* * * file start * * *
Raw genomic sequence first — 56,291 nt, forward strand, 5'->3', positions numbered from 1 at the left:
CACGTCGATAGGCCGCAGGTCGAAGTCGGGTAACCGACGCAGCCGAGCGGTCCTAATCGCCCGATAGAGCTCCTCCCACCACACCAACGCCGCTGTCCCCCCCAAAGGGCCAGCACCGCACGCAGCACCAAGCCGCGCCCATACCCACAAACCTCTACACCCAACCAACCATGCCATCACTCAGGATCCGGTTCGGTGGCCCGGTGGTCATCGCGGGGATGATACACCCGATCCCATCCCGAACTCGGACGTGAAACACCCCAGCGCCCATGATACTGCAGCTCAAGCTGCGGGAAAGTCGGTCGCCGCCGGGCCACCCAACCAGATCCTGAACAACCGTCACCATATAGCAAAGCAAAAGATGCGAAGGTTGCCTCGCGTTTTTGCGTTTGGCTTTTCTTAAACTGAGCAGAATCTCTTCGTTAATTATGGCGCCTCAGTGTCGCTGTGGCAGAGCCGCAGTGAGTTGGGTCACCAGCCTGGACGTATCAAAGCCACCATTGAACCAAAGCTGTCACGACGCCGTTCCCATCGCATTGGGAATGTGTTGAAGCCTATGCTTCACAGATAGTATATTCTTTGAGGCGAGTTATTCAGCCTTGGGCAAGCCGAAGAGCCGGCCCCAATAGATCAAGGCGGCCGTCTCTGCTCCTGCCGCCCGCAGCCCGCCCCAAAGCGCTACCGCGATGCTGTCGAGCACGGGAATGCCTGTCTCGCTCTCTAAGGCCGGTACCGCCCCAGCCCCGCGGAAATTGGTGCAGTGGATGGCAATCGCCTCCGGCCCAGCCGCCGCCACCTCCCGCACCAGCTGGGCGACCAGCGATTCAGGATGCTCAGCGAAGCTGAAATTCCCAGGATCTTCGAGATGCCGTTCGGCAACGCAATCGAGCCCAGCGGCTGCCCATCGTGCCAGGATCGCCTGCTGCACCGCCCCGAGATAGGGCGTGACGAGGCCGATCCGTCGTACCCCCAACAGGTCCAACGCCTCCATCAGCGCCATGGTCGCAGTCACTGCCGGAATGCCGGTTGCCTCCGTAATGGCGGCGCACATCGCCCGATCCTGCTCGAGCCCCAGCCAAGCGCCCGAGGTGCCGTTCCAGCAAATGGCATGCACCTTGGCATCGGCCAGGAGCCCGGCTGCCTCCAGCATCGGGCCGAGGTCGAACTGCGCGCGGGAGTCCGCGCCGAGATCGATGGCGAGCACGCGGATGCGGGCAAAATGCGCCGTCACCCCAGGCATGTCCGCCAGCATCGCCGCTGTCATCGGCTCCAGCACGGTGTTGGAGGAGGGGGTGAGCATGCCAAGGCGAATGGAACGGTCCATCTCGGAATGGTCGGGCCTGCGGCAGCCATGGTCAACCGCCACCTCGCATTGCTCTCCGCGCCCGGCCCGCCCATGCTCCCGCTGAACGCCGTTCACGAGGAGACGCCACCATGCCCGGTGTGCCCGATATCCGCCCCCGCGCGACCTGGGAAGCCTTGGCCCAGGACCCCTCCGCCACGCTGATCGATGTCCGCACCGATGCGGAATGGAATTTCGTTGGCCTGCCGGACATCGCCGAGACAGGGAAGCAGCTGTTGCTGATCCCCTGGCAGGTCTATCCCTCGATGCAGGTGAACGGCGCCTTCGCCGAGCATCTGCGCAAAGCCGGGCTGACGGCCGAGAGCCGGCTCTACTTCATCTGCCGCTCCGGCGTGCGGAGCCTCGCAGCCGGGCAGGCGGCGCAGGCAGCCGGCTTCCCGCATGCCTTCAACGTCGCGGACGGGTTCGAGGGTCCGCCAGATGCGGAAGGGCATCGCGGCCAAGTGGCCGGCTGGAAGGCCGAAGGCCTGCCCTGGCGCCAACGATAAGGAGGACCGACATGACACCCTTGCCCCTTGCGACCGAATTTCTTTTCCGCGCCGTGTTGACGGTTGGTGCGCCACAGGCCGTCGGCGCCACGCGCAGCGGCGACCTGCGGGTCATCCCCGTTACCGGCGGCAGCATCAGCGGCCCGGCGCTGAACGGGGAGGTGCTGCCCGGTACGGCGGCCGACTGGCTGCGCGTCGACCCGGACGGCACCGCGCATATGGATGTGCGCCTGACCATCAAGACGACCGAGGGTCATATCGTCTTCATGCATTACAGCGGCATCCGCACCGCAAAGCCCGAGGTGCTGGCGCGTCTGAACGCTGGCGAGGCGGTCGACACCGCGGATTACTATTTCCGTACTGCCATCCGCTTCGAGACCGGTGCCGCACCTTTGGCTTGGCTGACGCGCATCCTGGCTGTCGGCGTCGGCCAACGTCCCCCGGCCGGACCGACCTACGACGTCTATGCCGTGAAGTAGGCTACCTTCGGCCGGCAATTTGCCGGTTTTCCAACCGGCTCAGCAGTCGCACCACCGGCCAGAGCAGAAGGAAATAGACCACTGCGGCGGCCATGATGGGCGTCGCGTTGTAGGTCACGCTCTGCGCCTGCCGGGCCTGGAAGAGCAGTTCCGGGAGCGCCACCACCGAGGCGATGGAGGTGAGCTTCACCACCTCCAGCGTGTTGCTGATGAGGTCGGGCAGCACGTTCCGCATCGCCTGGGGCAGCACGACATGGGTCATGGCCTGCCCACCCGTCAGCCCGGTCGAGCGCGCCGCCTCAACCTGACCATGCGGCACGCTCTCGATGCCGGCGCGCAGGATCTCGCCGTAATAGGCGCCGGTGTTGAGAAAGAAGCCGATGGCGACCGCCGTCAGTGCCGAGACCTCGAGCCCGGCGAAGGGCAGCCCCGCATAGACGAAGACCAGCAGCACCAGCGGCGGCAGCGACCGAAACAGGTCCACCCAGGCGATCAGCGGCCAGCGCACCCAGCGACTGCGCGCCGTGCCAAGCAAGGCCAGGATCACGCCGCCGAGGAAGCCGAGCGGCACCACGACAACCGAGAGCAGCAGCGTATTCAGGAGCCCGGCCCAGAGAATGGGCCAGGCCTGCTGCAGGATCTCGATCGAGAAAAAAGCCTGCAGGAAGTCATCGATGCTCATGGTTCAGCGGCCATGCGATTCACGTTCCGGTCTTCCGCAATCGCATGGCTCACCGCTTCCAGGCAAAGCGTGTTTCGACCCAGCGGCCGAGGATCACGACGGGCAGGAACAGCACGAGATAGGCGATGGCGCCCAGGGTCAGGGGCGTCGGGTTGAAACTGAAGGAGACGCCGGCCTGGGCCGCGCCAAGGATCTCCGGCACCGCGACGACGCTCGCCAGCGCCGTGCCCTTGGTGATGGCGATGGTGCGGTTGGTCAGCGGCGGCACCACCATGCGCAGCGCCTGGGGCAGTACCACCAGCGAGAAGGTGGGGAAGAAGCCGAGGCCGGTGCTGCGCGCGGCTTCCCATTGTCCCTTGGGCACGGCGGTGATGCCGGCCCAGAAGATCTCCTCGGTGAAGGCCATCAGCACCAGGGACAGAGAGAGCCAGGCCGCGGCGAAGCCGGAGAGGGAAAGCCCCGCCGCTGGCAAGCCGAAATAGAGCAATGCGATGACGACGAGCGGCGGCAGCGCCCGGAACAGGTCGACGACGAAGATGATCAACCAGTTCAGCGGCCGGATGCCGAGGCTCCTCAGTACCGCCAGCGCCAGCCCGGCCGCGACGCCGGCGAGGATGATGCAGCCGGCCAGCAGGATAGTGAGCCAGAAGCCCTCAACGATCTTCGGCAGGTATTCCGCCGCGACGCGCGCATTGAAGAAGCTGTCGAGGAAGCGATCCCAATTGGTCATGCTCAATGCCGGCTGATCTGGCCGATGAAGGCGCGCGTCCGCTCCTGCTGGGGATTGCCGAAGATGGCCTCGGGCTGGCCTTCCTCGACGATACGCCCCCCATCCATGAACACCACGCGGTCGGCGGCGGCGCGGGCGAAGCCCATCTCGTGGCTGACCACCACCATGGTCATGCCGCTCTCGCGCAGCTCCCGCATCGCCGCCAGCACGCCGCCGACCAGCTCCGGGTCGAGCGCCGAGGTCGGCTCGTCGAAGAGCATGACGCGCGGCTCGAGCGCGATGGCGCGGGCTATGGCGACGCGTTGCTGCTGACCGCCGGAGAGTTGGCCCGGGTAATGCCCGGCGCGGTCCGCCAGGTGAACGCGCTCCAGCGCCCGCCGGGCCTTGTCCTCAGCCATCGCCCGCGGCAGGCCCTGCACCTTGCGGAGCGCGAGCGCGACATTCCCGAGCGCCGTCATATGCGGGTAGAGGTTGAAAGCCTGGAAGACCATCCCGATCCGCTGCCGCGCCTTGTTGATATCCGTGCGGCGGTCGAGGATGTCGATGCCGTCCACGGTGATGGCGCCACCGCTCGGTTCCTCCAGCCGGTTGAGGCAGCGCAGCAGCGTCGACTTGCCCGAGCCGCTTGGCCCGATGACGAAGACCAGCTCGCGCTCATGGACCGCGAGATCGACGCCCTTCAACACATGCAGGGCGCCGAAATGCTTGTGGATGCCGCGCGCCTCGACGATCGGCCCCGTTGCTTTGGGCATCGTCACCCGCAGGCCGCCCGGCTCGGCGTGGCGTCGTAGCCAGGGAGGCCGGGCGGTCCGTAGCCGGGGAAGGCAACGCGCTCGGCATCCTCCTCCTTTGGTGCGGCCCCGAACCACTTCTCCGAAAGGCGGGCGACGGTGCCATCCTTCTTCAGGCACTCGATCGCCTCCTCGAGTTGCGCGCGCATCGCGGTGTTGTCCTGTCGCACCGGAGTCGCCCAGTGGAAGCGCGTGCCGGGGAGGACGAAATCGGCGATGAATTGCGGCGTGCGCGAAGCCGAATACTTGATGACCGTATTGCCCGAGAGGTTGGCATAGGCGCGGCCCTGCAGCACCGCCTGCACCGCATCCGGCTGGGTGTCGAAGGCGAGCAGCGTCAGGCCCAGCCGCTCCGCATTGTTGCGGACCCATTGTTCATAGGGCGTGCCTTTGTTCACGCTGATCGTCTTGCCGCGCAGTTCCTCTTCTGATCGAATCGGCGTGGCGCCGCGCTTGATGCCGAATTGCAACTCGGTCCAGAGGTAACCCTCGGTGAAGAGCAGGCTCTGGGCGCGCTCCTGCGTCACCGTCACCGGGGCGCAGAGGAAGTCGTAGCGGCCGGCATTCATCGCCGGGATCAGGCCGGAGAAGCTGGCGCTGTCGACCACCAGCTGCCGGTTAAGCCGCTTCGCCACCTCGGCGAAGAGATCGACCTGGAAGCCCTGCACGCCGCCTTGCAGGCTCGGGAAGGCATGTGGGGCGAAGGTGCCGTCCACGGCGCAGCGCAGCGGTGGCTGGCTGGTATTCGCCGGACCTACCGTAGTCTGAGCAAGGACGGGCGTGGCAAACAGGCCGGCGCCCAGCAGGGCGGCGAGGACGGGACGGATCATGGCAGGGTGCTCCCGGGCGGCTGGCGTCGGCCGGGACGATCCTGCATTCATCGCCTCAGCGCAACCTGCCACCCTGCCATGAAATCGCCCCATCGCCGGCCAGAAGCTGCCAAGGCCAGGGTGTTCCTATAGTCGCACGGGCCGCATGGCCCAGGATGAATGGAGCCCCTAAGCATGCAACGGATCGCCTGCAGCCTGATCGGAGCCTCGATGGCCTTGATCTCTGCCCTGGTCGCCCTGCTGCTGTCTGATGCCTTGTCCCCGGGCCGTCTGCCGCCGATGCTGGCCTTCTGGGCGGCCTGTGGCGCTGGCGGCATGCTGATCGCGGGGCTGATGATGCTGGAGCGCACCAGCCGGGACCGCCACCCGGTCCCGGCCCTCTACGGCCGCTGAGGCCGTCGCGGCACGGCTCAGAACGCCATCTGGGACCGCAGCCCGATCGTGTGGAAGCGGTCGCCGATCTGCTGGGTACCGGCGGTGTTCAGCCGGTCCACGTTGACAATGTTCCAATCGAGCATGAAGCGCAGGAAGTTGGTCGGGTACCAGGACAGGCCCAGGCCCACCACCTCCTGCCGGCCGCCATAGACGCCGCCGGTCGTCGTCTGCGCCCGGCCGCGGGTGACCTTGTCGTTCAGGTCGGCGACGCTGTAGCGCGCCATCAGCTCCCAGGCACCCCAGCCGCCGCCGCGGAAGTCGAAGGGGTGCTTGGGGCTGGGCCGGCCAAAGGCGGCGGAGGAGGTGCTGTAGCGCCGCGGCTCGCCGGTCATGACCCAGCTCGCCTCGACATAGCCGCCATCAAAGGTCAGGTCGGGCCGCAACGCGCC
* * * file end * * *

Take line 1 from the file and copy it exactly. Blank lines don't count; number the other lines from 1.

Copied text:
Raw genomic sequence first — 56,291 nt, forward strand, 5'->3', positions numbered from 1 at the left: